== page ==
DecryptedTech

Thursday01 December 2022

New Proposed Amendment to CISPA Could Grant the US DHS More Power to "Monitor" the Internet


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90After working so very hard (and unsuccessfully) to convince everyone that CISPA (Cyber Intelligence Sharing and Protection Act) would not be like SOPA and that it is all good for everyone, it seems that the lawmakers involved in it just could not resist adding in a special little touch. There is an amendment to CISPA that would grant the Department of Homeland Security some brand new powers over all that data.

Before we get into what those new powers are we want to take the time to reiterate something here; Mark Zuckerberg’s comments about Facebook, what they will do with your data, and their support for CISPA. Zuckerberg made the statement that they support CISPA, but that all your data is safe (honest they won’t share it). In fact Joel Kaplan, VP for US Public Policy, recently said

“The overriding goal of any cybersecurity bill should be to protect the security of networks and private data, and we take any concerns about how legislation might negatively impact Internet users’ privacy seriously. As a result, we’ve been engaging directly with key lawmakers as well as industry and consumer groups about potential changes to the bill to help address privacy concerns”

So now that we see this let’s talk about those new powers that congress is proposing. The new amendment to CISPA would grant the US Department of Homeland Security (DHS) the powers to “Intercept, Acquire, Retain”, and to “Use” any and all data that travels over networks run by the US government OR (and this is the kicker here) run by carriers on its behalf. This later bit would include companies like AT&T, Verizon, Qwest, and more (Almost any carrier could be added to this list really). All DHS has to do is say that the monitoring is to ward off “Cybersecurity threats” and it is all good.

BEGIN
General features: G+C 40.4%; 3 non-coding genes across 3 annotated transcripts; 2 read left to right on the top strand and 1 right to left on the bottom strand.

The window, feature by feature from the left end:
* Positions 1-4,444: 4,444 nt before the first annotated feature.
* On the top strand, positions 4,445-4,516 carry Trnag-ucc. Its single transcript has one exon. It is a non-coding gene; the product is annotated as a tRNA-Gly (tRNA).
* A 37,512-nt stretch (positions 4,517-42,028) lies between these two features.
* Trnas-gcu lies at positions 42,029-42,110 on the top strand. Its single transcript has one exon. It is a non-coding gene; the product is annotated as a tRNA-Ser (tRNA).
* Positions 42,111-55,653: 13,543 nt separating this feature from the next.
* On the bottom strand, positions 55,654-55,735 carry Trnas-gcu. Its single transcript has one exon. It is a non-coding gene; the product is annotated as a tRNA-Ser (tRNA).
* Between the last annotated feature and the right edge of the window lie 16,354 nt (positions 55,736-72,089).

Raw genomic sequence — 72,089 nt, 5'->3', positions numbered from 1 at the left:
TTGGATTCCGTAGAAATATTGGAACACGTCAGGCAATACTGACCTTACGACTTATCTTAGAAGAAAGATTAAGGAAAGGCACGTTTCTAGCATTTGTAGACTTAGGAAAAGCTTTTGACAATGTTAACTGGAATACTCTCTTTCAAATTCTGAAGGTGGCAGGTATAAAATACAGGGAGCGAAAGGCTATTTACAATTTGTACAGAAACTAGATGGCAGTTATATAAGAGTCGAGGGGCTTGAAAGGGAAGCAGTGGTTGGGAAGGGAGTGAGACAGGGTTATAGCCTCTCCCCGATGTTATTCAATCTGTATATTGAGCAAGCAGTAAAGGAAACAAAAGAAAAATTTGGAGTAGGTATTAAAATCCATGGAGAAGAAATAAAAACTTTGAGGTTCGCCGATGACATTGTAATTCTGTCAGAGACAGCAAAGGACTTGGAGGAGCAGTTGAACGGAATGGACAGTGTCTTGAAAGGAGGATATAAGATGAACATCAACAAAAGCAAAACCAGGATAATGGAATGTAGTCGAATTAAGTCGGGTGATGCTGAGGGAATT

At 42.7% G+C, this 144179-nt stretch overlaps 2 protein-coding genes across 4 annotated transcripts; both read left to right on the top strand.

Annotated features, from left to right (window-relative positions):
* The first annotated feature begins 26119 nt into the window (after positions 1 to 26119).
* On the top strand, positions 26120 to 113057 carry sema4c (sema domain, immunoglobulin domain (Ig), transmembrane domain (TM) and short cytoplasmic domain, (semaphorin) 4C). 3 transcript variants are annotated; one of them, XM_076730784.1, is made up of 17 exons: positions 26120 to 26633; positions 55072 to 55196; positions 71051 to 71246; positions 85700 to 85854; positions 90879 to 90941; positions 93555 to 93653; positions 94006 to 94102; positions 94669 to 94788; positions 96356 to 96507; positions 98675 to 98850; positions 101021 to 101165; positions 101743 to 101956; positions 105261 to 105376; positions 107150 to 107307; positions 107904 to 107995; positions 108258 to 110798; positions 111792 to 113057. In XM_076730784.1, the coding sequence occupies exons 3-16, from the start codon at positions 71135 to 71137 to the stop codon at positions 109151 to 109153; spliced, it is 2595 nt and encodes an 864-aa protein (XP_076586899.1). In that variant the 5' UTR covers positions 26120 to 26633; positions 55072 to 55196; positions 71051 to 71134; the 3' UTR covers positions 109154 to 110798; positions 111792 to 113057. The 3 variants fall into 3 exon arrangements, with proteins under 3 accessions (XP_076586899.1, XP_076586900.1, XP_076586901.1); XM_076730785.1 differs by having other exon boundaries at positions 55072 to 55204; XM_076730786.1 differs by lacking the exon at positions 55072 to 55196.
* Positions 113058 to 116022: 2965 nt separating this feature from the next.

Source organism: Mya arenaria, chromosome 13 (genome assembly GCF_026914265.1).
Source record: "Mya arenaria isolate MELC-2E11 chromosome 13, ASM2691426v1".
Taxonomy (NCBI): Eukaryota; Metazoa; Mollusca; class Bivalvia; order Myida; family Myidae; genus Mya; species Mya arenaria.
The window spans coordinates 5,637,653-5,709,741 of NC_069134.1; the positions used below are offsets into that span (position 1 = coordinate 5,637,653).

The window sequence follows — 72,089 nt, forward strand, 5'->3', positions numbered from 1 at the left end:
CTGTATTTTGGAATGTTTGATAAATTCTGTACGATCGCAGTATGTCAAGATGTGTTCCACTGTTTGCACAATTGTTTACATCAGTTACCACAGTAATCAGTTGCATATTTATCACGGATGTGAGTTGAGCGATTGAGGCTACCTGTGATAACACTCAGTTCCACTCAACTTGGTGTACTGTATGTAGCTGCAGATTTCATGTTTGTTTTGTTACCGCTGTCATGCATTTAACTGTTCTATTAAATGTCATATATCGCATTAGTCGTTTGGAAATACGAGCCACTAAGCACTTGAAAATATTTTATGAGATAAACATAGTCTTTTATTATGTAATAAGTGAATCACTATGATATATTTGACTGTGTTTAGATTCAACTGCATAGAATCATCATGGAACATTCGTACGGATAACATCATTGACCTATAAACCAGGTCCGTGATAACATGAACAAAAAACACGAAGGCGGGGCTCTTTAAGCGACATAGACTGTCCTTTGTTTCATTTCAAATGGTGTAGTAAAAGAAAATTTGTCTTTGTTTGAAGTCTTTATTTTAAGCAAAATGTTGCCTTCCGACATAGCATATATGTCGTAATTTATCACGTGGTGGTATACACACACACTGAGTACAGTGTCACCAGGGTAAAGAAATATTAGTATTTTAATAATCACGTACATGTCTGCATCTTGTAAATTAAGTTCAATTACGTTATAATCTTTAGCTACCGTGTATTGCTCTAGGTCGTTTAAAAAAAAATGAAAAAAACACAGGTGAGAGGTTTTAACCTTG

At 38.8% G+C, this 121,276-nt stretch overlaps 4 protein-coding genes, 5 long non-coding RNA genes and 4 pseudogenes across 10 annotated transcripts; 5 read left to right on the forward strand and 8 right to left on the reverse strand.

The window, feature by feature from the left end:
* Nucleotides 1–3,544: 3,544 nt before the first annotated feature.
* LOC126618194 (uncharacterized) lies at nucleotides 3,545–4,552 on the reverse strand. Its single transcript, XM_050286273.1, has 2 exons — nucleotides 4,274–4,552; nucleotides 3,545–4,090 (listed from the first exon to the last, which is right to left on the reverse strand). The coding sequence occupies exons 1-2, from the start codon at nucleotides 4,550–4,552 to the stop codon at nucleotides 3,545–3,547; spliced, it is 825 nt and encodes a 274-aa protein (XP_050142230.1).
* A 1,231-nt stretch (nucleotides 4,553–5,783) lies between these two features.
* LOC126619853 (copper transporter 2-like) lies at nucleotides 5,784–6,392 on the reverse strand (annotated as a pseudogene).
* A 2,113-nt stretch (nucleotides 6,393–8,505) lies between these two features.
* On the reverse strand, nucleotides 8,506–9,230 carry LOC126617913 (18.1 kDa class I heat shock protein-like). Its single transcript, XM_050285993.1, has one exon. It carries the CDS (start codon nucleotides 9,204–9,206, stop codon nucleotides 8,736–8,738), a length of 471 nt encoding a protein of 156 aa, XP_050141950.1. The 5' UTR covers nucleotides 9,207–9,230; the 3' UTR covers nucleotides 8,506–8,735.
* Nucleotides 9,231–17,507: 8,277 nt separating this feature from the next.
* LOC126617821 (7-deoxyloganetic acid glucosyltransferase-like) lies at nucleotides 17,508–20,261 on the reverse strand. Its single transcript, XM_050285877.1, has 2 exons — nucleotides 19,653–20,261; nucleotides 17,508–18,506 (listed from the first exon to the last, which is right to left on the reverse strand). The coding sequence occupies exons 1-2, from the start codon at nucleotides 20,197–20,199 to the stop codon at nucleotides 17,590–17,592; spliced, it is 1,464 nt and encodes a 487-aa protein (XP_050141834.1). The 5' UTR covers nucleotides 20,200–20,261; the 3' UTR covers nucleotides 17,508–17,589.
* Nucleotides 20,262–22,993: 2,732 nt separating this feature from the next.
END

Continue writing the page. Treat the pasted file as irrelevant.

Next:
So add a little salt to the wound this move would mean that any government housing (including low rest or rent subsidized) would fall under this type of monitoring. Of course it goes without saying that all military traffic (even from base housing) would be subject to this.

Why the move after all the PR? Well you see the DHS has been trying to get a nice monitoring network in place for a long time. This has been under the heading of the Einstein project which currently only monitors the gates to government facilities. DHS has been petitioning congress to expand the monitoring capabilities to include private entities and even residential area all in the name of better cyber security. For the most part these requests have been denied, but now that CISPA is here, it looks like DHS and some of their supporters in congress are trying to put this back in place.

CISPA is becoming a more and more dangerous law as amendments like this one are proposed. This little addition is not an official part of the bill yet, but you can bet that there will be some whispering into the ears of the top people saying that this is a great idea as long as it can be used to further protect intellectual property like it says in the original loose definition of the bill. We are sure that the opposition to CISPA will pick up and as always we do expect to hear from the Anonymous movement on this one. Already the Electronic Frontier Foundation and others have been very outspoken on this. The crucial question is; will congress listen again?

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Last modified on Wednesday, 25 April 2012 09:41

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